Leah’s is knit from the pattern Cabernet Infinity Scarf by Monika Sirna, in the DK weight cowl version. I had a skein of the gorgeous Madelinetosh Tosh Merino DK in Candlewick left over from Leah’s Peloponnese sweater. I ordered an extra two skeins to make this cowl, as per the yardage instructions, but only used two skeins in all (thus leaving me with one skein for…moi!).
I knit this with a US size 5, which gave it a pretty tight knit. I imagine that most people would knit it to a bigger gauge, but I liked this look better. I then blocked it heavily. It was 7″x36″ pre-block, and I blocked it out to 8″x46″. Once blocked, the cowl is light and airy, and very soft. The cables and lace are crisp and clear in this yarn.
I have wanted to make this cowl for a long time. It is really a striking pattern, particularly in this rich golden hue. It is a bit of a fiddly knit, but is worth the extra effort. It was clearly a big hit with Leah. It goes beautifully with her Peloponnese sweater, but also looks good with many other colours. Leah wears a lot of reds, burgundys, and purples and the gold really shines.
Emma’s cowl uses the Lowbrow Cowl pattern by Thao Nguyen. I had two skeins of the lovely Madelinetosh Tosh Merino DK in Venetian left over from Emma’s gorgeous sweater, Venetian Audrey. I knit this one with a US size 6 needle, and also knit an extra pattern repeat to give the cowl more width; blocked, it measures 8.5″x48″. I had almost half a skein left over.
Unfortunately, Emma’s Audrey is across the ocean and couldn’t get in on this photo shoot, but I think they will work well together. On my Ravelry page, I have named these two the Golden Cowl and the Ruby Cowl, because of the beautiful jewel tones.
The weather here has been lovely this Christmas; cold but very sunny. We have gone for many long walks through the countryside. The winter sun gives beautiful light. This, of course, gives many opportunities for photo shoots.
My family are surprisingly good at indulging me and this blog. Yesterday, Doug and the girls went into London for the day. They dutifully took many cowl photos in the British Museum. Here they are standing in front of the Bronze Gates of Balawat (fragments and replicas of the huge bronze gates of Shalmaneser III (858-824 BC) from Balawat).
Incidentally, Doug was also wearing a hand-knit cowl. I knit this one a few years ago for myself but it looks better on Doug so its his now. (Its just Malabrigo Worsted held double knit in seed stitch).
Happy New Year to all of you from all of us. I am heading off now to drink home-made eggnog and watch Dinner for One (if you don’t know, ask a German!).
A smidgeon of knitting. It has a ring to it. Perhaps like an unkindness of ravens? A murmuration of starlings? A bevy of beauties? An absence of waiters? A prey of lawyers? Perhaps not. But when I think of this month, I definitely come up with a smidgeon of knitting. The rest of the knitting world seems to be on fire this month, but I am moving at a snail’s pace.
I have managed to finish the sleeves on Emma’s Venetian Audrey. The sleeves are endless tubes of ribbing knit on DPNs. I hate knitting sleeves. I especially hate knitting sleeves in the round. And I especially, especially hate knitting the second sleeve. These sleeves also seem extra long, but before she left Emma said “Make sure you make the sleeves long enough. The sleeves on your Audrey are inches too short on me.” Here is a shot showing the pieces of Emma’s Audrey on top of my finished Audrey.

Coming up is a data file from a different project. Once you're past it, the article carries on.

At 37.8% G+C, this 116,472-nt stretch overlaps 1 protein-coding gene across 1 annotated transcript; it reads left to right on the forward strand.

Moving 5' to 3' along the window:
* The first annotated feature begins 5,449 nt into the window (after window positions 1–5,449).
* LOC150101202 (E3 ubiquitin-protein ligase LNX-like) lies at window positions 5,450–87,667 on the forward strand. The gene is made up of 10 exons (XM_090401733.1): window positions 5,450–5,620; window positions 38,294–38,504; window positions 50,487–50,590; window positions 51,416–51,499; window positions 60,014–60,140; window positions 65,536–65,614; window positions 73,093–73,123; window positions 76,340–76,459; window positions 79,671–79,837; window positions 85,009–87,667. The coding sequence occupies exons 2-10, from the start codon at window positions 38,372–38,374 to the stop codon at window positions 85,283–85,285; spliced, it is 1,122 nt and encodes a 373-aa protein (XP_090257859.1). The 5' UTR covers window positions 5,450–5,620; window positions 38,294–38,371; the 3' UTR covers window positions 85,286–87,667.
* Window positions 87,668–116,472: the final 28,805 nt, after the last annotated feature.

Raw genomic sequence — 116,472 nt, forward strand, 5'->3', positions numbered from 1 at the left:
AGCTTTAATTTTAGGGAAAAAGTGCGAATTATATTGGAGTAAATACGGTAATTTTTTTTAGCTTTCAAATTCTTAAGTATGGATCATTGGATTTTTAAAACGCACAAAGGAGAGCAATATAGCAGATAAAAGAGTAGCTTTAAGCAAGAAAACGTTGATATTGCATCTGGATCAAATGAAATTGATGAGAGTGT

It looks impossibly skinny but you have to remember that mine has been blocked and washed and worn countless times and the ribs have relaxed. Notice, Emma, the sleeves are really long. Promise. We had a hard time getting the colours to look right with the lighting today. Here is a better shot:
Why is there a bowl of chili peppers in my knitting shot? Because they are pretty, that’s why! See?
While I am busy writing this post, Doug is in the kitchen whipping up a batch of Thai green curry paste, using these lovely chillies. We will have butternut squash and eggplant curry for dinner (following this recipe more or less; try it – it’s great). We are using the last of the lime leaves and curry leaves and black peppercorns that Doug brought back from his last trip to Malaysia. Luckily, he is going again this week and can refill our larder.
In addition to the endless sleeve knitting, I have also managed a bit of scarf knitting on my February scarf.
This is fun to knit and the Quince & Co Osprey is perfect, soft and wooly. It is going to make a lovely scarf. Hopefully, I willl manage to finish it while there is still cold weather to wear it in.
The scarf may have to compete for my affections, however. Look what I just received in the mail:
Yes, dear readers, this is a great, giant bowl filled with Shelter yarn from Brooklyn Tweed. (A meringue of Shelter? A cauldron of Shelter? A shedload of Shelter?) Fourteen fabulous skeins of Shelter in the colour ‘fossil’. I have never used Shelter before, but have finally been coerced into buying it, by the unbelievably beautiful designs that Jared and his team of great designers keep turning out.
What do I plan to knit with this? The Exeter Jacket, designed by Michelle Wang for Brooklyn Tweed Spring Thaw:
copyright Jared Flood/Brooklyn Tweed
This is a completely gorgeous double-breasted cabled jacket, but you cannot appreciate it until you see the back:
copyright Jared Flood/ Brooklyn Tweed
Be still my heart! As you can see, I will have to get a move on and turn my smidgeon into a banquet of knitting.
It has finally gotten cold in England. There may even be snow on the way. What does your friendly knitting mom do on a freezing cold afternoon? Why, make her daughter stand in the cold in a T-shirt modelling a knitted sleeve. To add insult to injury, the sleeve is for her sister’s sweater. Here is Leah, shivering but being a good sport modelling the sleeve for the Venetian Audrey sweater: